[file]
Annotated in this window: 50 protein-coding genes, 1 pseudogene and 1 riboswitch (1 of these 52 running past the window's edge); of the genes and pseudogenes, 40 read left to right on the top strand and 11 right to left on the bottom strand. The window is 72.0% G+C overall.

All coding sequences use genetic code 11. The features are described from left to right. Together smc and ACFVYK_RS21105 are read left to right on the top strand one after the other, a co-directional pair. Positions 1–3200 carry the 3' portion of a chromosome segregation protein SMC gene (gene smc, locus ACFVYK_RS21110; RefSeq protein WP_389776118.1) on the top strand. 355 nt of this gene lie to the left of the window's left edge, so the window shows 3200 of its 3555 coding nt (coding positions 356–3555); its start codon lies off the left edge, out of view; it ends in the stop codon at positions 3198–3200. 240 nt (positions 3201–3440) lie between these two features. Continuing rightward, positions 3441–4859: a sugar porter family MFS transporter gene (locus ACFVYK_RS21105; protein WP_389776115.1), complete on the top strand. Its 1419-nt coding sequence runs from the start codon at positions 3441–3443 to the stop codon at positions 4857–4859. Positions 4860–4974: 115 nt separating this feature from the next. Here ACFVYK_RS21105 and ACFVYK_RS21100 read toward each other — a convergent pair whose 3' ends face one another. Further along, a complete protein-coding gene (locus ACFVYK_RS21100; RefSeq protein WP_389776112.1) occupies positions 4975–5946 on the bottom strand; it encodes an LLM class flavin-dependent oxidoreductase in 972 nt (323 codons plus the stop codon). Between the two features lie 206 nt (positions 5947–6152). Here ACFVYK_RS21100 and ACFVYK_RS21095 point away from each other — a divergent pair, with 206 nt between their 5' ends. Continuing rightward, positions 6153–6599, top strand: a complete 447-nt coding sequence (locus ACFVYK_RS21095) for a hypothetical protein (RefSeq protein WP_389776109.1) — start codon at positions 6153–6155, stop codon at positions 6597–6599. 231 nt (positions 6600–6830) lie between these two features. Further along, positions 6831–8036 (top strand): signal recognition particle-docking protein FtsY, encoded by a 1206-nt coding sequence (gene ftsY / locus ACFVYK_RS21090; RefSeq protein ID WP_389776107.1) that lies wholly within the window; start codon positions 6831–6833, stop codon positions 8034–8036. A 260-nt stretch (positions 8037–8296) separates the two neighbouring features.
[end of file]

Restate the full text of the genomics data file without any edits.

Annotated in this window: 50 protein-coding genes, 1 pseudogene and 1 riboswitch (1 of these 52 running past the window's edge); of the genes and pseudogenes, 40 read left to right on the top strand and 11 right to left on the bottom strand. The window is 72.0% G+C overall.

All coding sequences use genetic code 11. The features are described from left to right. Together smc and ACFVYK_RS21105 are read left to right on the top strand one after the other, a co-directional pair. Positions 1–3200 carry the 3' portion of a chromosome segregation protein SMC gene (gene smc, locus ACFVYK_RS21110; RefSeq protein WP_389776118.1) on the top strand. 355 nt of this gene lie to the left of the window's left edge, so the window shows 3200 of its 3555 coding nt (coding positions 356–3555); its start codon lies off the left edge, out of view; it ends in the stop codon at positions 3198–3200. 240 nt (positions 3201–3440) lie between these two features. Continuing rightward, positions 3441–4859: a sugar porter family MFS transporter gene (locus ACFVYK_RS21105; protein WP_389776115.1), complete on the top strand. Its 1419-nt coding sequence runs from the start codon at positions 3441–3443 to the stop codon at positions 4857–4859. Positions 4860–4974: 115 nt separating this feature from the next. Here ACFVYK_RS21105 and ACFVYK_RS21100 read toward each other — a convergent pair whose 3' ends face one another. Further along, a complete protein-coding gene (locus ACFVYK_RS21100; RefSeq protein WP_389776112.1) occupies positions 4975–5946 on the bottom strand; it encodes an LLM class flavin-dependent oxidoreductase in 972 nt (323 codons plus the stop codon). Between the two features lie 206 nt (positions 5947–6152). Here ACFVYK_RS21100 and ACFVYK_RS21095 point away from each other — a divergent pair, with 206 nt between their 5' ends. Continuing rightward, positions 6153–6599, top strand: a complete 447-nt coding sequence (locus ACFVYK_RS21095) for a hypothetical protein (RefSeq protein WP_389776109.1) — start codon at positions 6153–6155, stop codon at positions 6597–6599. 231 nt (positions 6600–6830) lie between these two features. Further along, positions 6831–8036 (top strand): signal recognition particle-docking protein FtsY, encoded by a 1206-nt coding sequence (gene ftsY / locus ACFVYK_RS21090; RefSeq protein ID WP_389776107.1) that lies wholly within the window; start codon positions 6831–6833, stop codon positions 8034–8036. A 260-nt stretch (positions 8037–8296) separates the two neighbouring features.